Abstract

The Okhotsk-Chukotka volcanic belt is part of an extensive late Early to Late Cretaceous Andean-style magmatic arc that spans the entire eastern margin of the Asian continent. The belt itself stretches 3000 km from the Chukotka Peninsula to the Uda River and comprises ∼1.2 × 106 km3 of volcanic rock over a 500,000 km2 area. Despite its size and regional tectonic significance, the time span of magmatic activity is poorly constrained and the subject of significant debate, mostly in the Russian literature. In this paper, we provide new geochronologic control on the timing of inception and cessation of magmatism for the Arman and Maltan-Ola volcanic fields. These field localities were chosen because they are well studied, relatively accessible, and contain floral assemblages that have been used to correlate volcanic sequences at the regional scale. The majority of the volcanic sequence was emplaced between 85.5 ± 1.3 Ma and 74.0 ± 1.2 Ma, as shown by 17 new 40Ar/39Ar ages. The Coniacian– Santonian to Campanian age range indicated is 15 m.y. younger than the Albian to early Cenomanian age range given by a synthesis of floral stratigraphic, K-Ar, and Rb-Sr geochronologic data. The calc- alkaline part of the volcanic section spans an apparent age range of 85.5 ± 1.3 Ma to 80.7 ± 0.8 Ma. Capping basalts were emplaced between 77.5 ± 1.1 Ma and 74.0 ± 1.2 Ma and exhibit a within-plate geochemical signature, which we attribute to a temporally and geochemically distinct, possibly extension-related, phase of magmatism. The apparent northwestward migration of the arc front from the interior (seaward) zone (Taigonos Peninsula, Magadan batholith) in Albian–Cenomanian time to the Arman and Maltan-Ola volcanic fields in Coniacian–Santonian to Campanian time may be explained by shallowing of the subducting paleo-Pacific (Kula?) oceanic plate.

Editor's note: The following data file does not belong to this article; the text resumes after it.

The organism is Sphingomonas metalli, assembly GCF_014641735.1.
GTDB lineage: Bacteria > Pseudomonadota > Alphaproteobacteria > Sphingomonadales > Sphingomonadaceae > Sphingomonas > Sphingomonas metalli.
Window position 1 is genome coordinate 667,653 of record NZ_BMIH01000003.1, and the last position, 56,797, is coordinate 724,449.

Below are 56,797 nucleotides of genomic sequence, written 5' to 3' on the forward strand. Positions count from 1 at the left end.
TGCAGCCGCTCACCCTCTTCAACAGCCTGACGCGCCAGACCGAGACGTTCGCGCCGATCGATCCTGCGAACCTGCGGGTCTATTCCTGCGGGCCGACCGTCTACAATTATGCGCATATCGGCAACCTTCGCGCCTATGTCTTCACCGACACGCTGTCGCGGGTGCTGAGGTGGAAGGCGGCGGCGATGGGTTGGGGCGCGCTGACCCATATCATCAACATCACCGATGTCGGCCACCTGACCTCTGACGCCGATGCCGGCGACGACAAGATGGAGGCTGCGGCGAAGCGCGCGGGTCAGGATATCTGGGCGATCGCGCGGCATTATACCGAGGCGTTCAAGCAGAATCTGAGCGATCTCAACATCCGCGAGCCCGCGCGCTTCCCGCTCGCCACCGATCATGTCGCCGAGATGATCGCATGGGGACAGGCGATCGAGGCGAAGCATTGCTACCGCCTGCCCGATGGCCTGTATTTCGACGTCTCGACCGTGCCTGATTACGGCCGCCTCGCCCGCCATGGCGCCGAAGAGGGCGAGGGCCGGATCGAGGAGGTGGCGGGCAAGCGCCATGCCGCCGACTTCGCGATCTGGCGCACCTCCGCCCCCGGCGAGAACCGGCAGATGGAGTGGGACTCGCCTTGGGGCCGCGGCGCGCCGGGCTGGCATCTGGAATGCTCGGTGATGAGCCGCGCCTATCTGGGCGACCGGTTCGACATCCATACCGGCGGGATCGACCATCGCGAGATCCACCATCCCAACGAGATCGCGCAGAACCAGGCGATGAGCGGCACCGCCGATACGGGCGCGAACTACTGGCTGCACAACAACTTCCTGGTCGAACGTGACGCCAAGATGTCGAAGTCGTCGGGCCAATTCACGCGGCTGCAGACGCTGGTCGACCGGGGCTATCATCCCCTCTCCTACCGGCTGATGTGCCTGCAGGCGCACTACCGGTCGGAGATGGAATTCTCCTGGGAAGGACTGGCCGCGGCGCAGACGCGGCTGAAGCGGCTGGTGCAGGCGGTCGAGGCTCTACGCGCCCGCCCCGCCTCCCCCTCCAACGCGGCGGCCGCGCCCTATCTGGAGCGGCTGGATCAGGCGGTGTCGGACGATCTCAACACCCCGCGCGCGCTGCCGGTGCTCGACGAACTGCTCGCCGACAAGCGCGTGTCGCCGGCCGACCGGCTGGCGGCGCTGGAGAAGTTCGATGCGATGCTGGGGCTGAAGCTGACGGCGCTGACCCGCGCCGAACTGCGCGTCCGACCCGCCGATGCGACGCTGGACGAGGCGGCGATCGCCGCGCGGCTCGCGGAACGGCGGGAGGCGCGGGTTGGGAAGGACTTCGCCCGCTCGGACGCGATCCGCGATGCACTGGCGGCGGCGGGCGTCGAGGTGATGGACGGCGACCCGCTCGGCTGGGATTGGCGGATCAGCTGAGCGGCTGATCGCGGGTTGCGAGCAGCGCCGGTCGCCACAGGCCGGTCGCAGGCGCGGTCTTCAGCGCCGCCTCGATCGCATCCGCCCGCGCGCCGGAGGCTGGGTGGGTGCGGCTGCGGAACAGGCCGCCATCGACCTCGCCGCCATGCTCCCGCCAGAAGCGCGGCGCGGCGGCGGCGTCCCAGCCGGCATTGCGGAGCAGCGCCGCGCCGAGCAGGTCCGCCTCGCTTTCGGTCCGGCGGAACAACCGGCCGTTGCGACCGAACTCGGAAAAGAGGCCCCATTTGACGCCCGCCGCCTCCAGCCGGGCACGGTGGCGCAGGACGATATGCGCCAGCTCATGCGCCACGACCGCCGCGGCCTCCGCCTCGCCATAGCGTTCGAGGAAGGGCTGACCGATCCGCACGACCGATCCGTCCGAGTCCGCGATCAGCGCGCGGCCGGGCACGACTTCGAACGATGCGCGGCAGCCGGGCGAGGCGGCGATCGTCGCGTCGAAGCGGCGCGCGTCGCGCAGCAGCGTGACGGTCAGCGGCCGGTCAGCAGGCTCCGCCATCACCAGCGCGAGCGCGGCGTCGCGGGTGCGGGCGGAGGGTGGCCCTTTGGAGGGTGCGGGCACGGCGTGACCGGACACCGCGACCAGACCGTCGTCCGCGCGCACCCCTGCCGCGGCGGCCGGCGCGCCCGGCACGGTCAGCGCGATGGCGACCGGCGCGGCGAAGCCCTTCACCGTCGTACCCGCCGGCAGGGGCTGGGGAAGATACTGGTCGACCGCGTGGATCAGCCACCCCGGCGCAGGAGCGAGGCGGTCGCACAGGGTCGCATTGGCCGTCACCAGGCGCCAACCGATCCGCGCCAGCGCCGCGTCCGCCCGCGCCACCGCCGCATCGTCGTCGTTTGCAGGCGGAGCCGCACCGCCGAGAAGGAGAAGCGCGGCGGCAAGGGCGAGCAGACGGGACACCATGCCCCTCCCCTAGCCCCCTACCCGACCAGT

The flat-lying nature of these volcanic rocks and the within-plate geochemical affinity of the capping basalt unit are inconsistent with prevailing tectonic models for the cessation of arc magmatism and formation of the Sea of Okhotsk which require the collision of a microcontinental block or oceanic plateau with the northeast Asian margin in the Late Cretaceous.

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